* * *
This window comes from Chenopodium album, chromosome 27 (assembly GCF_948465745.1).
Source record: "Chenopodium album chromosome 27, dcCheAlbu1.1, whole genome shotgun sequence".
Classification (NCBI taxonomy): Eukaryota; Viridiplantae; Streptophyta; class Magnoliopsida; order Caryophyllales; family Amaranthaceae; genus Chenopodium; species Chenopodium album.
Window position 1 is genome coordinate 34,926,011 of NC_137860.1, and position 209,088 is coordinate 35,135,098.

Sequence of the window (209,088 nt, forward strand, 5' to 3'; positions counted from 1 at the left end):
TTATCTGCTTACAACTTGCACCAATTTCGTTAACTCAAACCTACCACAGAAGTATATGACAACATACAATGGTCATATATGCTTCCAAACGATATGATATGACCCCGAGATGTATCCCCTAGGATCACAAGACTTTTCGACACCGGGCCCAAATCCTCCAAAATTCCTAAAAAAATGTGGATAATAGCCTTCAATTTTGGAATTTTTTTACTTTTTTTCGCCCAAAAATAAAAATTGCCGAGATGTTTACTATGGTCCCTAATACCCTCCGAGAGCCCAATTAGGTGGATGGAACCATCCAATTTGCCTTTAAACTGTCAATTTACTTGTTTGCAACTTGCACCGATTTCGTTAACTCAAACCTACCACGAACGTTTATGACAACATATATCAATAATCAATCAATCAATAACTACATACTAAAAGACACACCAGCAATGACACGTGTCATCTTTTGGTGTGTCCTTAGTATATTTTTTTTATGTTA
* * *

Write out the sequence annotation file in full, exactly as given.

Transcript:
This window comes from Chenopodium album, chromosome 27 (assembly GCF_948465745.1).
Source record: "Chenopodium album chromosome 27, dcCheAlbu1.1, whole genome shotgun sequence".
Classification (NCBI taxonomy): Eukaryota; Viridiplantae; Streptophyta; class Magnoliopsida; order Caryophyllales; family Amaranthaceae; genus Chenopodium; species Chenopodium album.
Window position 1 is genome coordinate 34,926,011 of NC_137860.1, and position 209,088 is coordinate 35,135,098.

Sequence of the window (209,088 nt, forward strand, 5' to 3'; positions counted from 1 at the left end):
TTATCTGCTTACAACTTGCACCAATTTCGTTAACTCAAACCTACCACAGAAGTATATGACAACATACAATGGTCATATATGCTTCCAAACGATATGATATGACCCCGAGATGTATCCCCTAGGATCACAAGACTTTTCGACACCGGGCCCAAATCCTCCAAAATTCCTAAAAAAATGTGGATAATAGCCTTCAATTTTGGAATTTTTTTACTTTTTTTCGCCCAAAAATAAAAATTGCCGAGATGTTTACTATGGTCCCTAATACCCTCCGAGAGCCCAATTAGGTGGATGGAACCATCCAATTTGCCTTTAAACTGTCAATTTACTTGTTTGCAACTTGCACCGATTTCGTTAACTCAAACCTACCACGAACGTTTATGACAACATATATCAATAATCAATCAATCAATAACTACATACTAAAAGACACACCAGCAATGACACGTGTCATCTTTTGGTGTGTCCTTAGTATATTTTTTTTATGTTA